There are several exceptions, however, like lighting the Hanukkah candles and reading the Megillah on Purim. The reason provided in the Tractate Megillah of the Gemara is that women "were involved in that miracle" - that is, the salvation came at the hand of a woman, Queen Esther. When religious women became fed up with the passive role relegated to them in ritual and began seeking a place for themselves, they saw the permission for women to read the Megillah aloud as a window of opportunity. Moreover, women can fulfill their obligation to read the Megillah by doing so among themselves, without men present.

At first, this involved just a handful of women, mainly in Jerusalem, who met at a different home each time. From these intimate rituals for women only, organizations like Kolech were established. Hannah Kahat, the founder of this feminist religious organization, is one of the pioneers of women's prayer quorums for reading the Megillah. She started a prayer quorum of this sort in Neveh Daniel, in the Etzion Bloc in the West Bank, where she lives.

This particular prayer quorum, in which about 40 women regularly participate, is now active all year round, not just on Purim. They recently commissioned a special curtain for their holy ark, into which personal pieces of jewelry they have each donated will be woven. In this way, they are seeking to commemorate the biblical story of the women who donated jewelry for the establishment of the Temple.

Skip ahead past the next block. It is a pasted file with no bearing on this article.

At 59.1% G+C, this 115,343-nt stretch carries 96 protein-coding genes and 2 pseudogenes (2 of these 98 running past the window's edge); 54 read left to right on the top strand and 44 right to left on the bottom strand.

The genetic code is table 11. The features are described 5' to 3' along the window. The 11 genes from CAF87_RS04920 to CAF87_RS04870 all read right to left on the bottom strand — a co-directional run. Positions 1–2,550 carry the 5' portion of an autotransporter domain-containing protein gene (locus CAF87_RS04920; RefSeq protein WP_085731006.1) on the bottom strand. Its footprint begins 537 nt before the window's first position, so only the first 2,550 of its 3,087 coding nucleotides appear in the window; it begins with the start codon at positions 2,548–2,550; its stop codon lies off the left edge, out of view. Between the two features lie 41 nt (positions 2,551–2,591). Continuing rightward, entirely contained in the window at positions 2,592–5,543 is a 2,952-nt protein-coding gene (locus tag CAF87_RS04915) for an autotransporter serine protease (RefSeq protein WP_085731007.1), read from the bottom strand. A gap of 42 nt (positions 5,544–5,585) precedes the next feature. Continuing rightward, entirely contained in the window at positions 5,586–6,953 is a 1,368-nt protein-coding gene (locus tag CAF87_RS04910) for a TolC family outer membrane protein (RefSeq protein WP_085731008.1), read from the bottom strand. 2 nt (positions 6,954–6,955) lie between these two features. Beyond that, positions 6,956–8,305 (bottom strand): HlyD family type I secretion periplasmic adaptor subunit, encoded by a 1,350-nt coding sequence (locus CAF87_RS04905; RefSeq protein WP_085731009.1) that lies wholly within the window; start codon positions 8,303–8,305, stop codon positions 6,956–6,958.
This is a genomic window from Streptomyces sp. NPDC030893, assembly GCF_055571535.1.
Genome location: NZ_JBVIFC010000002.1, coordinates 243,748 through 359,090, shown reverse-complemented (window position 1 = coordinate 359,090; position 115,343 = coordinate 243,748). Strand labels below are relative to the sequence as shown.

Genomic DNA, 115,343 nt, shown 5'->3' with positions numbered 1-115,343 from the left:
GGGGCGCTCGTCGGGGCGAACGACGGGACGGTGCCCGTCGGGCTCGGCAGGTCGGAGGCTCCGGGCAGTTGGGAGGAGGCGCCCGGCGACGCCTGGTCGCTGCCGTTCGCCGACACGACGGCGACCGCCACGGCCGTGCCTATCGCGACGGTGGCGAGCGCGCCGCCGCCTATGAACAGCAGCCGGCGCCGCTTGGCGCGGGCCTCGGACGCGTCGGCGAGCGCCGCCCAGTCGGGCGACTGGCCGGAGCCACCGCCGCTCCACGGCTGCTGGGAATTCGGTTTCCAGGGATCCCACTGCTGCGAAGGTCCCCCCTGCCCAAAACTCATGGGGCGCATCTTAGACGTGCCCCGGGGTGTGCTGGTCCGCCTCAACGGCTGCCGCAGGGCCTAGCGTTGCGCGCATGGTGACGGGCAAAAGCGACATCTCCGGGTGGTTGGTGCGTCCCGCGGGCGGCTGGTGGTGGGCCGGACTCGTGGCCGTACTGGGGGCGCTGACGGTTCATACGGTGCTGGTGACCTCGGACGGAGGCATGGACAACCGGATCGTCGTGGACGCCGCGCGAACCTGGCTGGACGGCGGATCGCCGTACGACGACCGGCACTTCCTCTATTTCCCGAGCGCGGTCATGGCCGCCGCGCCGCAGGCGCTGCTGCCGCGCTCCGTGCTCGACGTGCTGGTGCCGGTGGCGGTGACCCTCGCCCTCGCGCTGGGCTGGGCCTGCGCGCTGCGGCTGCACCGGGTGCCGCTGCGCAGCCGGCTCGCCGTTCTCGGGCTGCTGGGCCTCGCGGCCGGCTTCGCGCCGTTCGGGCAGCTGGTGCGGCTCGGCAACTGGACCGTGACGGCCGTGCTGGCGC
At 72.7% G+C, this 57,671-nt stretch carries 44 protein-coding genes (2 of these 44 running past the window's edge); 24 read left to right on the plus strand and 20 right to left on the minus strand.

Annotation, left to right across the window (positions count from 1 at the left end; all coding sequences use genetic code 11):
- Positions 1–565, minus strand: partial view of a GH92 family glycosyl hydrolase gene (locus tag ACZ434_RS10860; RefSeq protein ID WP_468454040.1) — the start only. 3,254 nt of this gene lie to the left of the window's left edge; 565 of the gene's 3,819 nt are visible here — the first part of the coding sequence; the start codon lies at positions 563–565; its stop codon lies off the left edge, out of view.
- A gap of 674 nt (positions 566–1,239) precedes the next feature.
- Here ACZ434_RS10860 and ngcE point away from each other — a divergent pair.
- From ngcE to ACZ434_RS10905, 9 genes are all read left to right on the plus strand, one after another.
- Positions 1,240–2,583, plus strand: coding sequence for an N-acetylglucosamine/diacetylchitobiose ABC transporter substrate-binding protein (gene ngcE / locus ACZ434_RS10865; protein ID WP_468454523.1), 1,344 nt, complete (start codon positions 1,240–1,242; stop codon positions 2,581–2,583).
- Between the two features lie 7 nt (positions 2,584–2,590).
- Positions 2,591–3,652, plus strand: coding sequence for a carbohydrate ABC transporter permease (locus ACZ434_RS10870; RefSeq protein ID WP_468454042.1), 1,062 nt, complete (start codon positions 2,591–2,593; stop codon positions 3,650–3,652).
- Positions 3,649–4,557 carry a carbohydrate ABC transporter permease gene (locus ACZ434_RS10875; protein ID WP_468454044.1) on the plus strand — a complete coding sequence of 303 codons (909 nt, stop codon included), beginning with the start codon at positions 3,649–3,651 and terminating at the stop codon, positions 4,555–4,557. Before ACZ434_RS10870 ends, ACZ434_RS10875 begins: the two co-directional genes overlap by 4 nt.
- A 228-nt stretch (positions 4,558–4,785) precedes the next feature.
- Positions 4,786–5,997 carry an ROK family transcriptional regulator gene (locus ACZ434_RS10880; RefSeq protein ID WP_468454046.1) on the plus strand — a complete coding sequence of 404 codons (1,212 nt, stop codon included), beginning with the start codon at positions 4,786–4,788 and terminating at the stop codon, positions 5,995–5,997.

"The separate reading for women began out of a desire to be active and take part," says Kahat. "We wanted to act like autonomous people, instead of passive satellites at a synagogue led by a male hegemony. Reading or worshipping separately makes it possible for us to coalesce, hone and refine the female voice."

"Purim," explains Kahat, "had become a very frustrating holiday for women. It was an exhausting holiday, involving tons of work. While the men enjoy themselves and get drunk, the women serve them. They are outside the celebration. Before the holiday women have to sew costumes, and during the holiday they are busy with mishloah manot [gifts of food to friends and neighbors]. All of these factors increased our motivation to make a change."

Later on, more and more women's prayer quorums were instituted on Purim, most of them involving women from the mainstream - who came for the convenience but subsequently, it seems, discovered the power of the female ritual. Ohrbach relates how at first she wasn't able to listen well to the reading of the Megillah because of the small children.

"One time a young fellow with five children came and read the Megillah to us, the women. The feeling was, 'Why put him to all the trouble if we can read it ourselves - why do we even need to ask a favor from a man?'" she explains.

Nothing slipshod, please

In many female prayer quorums, they have started to expand the celebration. For example, changing the traditional reading with cantillation into a kind of play, with the reader adjusting her voice according to the speakers in the Megillah, to the delight of the participants - who are dressed up in costumes of course.

At Neveh Daniel, it is customary to celebrate the completion of the Megillah reading with a "women's banquet," or a farcical tish with female rebbes of Purim. The banquet includes singing and dancing and even refined drinking of alcohol, Kahat says.

There are also midrashot (sort of yeshivas for young women ) where much wilder banquets and parties are held, as is the custom at the ultra-Orthodox and religious yeshivas for men - a night of drunkenness. Kahat, however, does not really approve of this phenomenon of "drunken girls rolling around."